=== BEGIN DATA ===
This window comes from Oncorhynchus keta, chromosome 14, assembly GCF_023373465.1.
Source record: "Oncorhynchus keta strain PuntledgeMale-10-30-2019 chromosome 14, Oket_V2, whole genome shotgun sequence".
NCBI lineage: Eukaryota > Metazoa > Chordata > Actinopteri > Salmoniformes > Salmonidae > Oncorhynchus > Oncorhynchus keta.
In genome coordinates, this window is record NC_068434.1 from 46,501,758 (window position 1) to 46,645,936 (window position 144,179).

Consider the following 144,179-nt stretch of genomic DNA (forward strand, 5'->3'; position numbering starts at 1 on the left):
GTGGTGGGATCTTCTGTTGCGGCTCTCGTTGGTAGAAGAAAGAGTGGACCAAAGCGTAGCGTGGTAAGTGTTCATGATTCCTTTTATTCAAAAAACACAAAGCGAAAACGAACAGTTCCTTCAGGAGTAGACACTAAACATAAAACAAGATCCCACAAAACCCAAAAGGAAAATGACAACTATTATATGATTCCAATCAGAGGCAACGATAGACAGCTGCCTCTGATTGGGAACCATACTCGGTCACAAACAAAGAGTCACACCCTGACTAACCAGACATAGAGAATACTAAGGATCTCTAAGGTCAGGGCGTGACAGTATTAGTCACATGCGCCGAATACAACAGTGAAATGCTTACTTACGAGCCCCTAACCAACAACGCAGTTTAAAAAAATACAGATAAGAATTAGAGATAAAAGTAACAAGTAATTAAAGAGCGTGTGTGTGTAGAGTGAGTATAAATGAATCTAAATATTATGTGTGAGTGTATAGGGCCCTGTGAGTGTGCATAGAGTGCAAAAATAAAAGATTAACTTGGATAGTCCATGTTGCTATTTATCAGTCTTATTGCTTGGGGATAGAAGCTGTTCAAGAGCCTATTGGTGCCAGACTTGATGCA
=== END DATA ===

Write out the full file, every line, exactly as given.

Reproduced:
This window comes from Oncorhynchus keta, chromosome 14, assembly GCF_023373465.1.
Source record: "Oncorhynchus keta strain PuntledgeMale-10-30-2019 chromosome 14, Oket_V2, whole genome shotgun sequence".
NCBI lineage: Eukaryota > Metazoa > Chordata > Actinopteri > Salmoniformes > Salmonidae > Oncorhynchus > Oncorhynchus keta.
In genome coordinates, this window is record NC_068434.1 from 46,501,758 (window position 1) to 46,645,936 (window position 144,179).

Consider the following 144,179-nt stretch of genomic DNA (forward strand, 5'->3'; position numbering starts at 1 on the left):
GTGGTGGGATCTTCTGTTGCGGCTCTCGTTGGTAGAAGAAAGAGTGGACCAAAGCGTAGCGTGGTAAGTGTTCATGATTCCTTTTATTCAAAAAACACAAAGCGAAAACGAACAGTTCCTTCAGGAGTAGACACTAAACATAAAACAAGATCCCACAAAACCCAAAAGGAAAATGACAACTATTATATGATTCCAATCAGAGGCAACGATAGACAGCTGCCTCTGATTGGGAACCATACTCGGTCACAAACAAAGAGTCACACCCTGACTAACCAGACATAGAGAATACTAAGGATCTCTAAGGTCAGGGCGTGACAGTATTAGTCACATGCGCCGAATACAACAGTGAAATGCTTACTTACGAGCCCCTAACCAACAACGCAGTTTAAAAAAATACAGATAAGAATTAGAGATAAAAGTAACAAGTAATTAAAGAGCGTGTGTGTGTAGAGTGAGTATAAATGAATCTAAATATTATGTGTGAGTGTATAGGGCCCTGTGAGTGTGCATAGAGTGCAAAAATAAAAGATTAACTTGGATAGTCCATGTTGCTATTTATCAGTCTTATTGCTTGGGGATAGAAGCTGTTCAAGAGCCTATTGGTGCCAGACTTGATGCA